When many people think of investments, they usually think of investing in the stock market. This is understandable since stock investments have the potential to grow much faster than other types of investments.
Think about it like this: A high-yield savings account can have a return rate of around 1% or more every year, which is quite high compared to other savings and checking accounts. The stock market, however, averages around 7% to 10% growth annually.
This is a huge difference, and it makes stocks a very attractive option if you’re looking to invest some extra money.
Plus, you don’t always have to sell stocks to start making money. Dividend stocks, for example, pay out a certain amount to investors every year depending on the number of shares they have.
Of course, when it comes to investing, big rewards often come with big risks. Unlike high-yield accounts and certificates of deposit, stocks will not give you guaranteed growth. In fact, you can even lose money if the stock market goes down or if you make the wrong investment.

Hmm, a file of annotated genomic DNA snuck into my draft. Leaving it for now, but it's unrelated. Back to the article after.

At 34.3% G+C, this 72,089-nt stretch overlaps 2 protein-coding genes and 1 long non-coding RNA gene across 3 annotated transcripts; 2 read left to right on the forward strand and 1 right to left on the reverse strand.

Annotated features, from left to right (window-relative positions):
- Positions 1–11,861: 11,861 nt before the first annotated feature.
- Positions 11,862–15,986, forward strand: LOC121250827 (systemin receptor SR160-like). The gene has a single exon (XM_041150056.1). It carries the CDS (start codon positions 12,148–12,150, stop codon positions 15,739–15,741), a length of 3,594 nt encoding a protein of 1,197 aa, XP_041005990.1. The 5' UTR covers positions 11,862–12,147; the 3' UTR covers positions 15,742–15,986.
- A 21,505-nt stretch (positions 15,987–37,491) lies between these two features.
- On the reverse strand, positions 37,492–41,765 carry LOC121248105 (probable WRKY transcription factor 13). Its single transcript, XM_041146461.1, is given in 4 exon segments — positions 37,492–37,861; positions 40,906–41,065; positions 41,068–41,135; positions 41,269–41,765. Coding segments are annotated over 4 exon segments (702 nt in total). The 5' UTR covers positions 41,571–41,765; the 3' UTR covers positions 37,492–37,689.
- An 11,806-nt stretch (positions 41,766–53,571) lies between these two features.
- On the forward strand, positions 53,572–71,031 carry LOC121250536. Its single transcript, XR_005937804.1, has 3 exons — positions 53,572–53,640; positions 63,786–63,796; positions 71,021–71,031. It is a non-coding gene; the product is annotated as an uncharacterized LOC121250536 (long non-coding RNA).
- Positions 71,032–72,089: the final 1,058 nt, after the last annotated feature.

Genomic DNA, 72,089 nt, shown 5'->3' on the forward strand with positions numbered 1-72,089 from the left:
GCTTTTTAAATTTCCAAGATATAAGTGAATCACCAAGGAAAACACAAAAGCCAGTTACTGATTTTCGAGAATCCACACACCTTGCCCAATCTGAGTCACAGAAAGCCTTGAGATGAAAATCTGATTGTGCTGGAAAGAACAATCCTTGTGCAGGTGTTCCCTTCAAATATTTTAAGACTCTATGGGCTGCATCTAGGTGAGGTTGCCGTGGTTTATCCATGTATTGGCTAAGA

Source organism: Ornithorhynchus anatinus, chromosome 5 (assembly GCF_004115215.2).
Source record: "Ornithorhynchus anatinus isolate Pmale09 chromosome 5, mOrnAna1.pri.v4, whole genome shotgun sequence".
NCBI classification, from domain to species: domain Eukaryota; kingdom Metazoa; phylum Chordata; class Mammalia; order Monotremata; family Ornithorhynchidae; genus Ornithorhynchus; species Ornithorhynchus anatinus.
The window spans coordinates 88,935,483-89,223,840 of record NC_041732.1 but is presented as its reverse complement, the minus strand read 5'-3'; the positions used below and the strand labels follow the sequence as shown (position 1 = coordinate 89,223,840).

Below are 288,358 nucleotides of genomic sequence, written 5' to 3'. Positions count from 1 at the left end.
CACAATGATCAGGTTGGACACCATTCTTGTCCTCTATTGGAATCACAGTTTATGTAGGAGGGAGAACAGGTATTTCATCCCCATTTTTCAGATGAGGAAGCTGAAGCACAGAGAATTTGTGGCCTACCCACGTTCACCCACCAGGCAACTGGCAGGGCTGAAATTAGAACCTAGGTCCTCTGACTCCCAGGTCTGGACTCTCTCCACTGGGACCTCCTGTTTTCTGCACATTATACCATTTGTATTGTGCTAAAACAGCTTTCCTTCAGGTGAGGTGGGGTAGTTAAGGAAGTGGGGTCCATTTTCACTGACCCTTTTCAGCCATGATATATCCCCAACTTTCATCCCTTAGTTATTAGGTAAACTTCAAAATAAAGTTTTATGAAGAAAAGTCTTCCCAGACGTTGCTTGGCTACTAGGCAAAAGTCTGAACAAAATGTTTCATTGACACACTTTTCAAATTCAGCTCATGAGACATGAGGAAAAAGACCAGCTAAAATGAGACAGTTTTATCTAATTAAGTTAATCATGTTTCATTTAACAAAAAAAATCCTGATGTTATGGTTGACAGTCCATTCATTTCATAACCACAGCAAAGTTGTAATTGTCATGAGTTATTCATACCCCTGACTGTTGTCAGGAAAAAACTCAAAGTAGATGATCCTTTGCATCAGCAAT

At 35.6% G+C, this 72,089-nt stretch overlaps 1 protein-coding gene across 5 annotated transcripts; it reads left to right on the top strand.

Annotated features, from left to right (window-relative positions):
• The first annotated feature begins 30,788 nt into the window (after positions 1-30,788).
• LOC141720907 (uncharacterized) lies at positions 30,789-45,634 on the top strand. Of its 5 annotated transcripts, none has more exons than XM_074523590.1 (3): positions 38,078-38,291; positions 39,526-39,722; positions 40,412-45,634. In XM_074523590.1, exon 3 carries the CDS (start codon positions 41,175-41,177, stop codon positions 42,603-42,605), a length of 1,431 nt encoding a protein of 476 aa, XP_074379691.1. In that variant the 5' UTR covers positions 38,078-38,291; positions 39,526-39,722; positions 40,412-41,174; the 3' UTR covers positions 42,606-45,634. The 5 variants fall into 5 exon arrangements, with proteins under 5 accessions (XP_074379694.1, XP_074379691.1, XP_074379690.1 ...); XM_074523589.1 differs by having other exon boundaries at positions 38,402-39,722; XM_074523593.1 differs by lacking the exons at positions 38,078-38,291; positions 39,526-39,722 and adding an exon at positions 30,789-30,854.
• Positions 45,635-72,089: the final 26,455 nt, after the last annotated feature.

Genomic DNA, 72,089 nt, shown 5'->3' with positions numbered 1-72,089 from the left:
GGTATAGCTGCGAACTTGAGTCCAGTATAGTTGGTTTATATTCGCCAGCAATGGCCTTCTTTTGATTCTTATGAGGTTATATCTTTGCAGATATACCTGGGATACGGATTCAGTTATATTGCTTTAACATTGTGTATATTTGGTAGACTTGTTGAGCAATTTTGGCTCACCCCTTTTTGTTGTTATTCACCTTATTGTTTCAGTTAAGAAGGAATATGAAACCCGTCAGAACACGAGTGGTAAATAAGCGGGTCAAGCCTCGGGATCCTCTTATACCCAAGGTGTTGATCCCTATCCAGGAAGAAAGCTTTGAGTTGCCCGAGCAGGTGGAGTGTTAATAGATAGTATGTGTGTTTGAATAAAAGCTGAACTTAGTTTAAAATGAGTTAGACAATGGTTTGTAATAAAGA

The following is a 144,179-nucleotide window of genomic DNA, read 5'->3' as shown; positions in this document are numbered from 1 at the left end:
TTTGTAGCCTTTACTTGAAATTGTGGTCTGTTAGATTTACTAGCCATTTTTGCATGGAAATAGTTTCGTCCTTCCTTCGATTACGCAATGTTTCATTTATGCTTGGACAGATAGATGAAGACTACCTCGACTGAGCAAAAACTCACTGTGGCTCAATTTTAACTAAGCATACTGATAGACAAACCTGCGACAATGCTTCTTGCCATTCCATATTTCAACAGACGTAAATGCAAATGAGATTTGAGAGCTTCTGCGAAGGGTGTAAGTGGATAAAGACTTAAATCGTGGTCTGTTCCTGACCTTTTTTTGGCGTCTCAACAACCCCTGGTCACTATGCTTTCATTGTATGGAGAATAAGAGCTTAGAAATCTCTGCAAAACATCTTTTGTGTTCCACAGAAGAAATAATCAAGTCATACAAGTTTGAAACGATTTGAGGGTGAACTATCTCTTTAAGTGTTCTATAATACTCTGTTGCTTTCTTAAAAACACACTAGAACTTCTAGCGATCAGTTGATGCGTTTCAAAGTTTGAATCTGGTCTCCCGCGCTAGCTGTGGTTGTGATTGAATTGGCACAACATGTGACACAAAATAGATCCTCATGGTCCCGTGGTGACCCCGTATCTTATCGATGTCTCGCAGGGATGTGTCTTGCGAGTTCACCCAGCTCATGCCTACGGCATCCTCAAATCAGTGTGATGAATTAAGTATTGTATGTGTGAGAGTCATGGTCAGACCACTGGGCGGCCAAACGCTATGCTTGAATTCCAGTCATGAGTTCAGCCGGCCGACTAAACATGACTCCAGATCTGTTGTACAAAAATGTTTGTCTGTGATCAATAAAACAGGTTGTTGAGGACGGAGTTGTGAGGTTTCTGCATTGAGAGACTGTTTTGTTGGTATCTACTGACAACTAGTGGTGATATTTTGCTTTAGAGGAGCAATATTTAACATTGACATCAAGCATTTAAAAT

This is why experts often recommend that beginner investors start with index funds.
Unlike mutual funds, index funds don’t try to “beat” the market. Instead, they focus on trying to match the growth of markets. Buying an index fund that follows the S&P 500, for example, is kind of like investing in the S&P 500’s long-term growth.
On average, buying an index fund and keeping it long term will give you higher returns than a CD and will have less risk (and probably fewer service fees) than an actively managed mutual fund.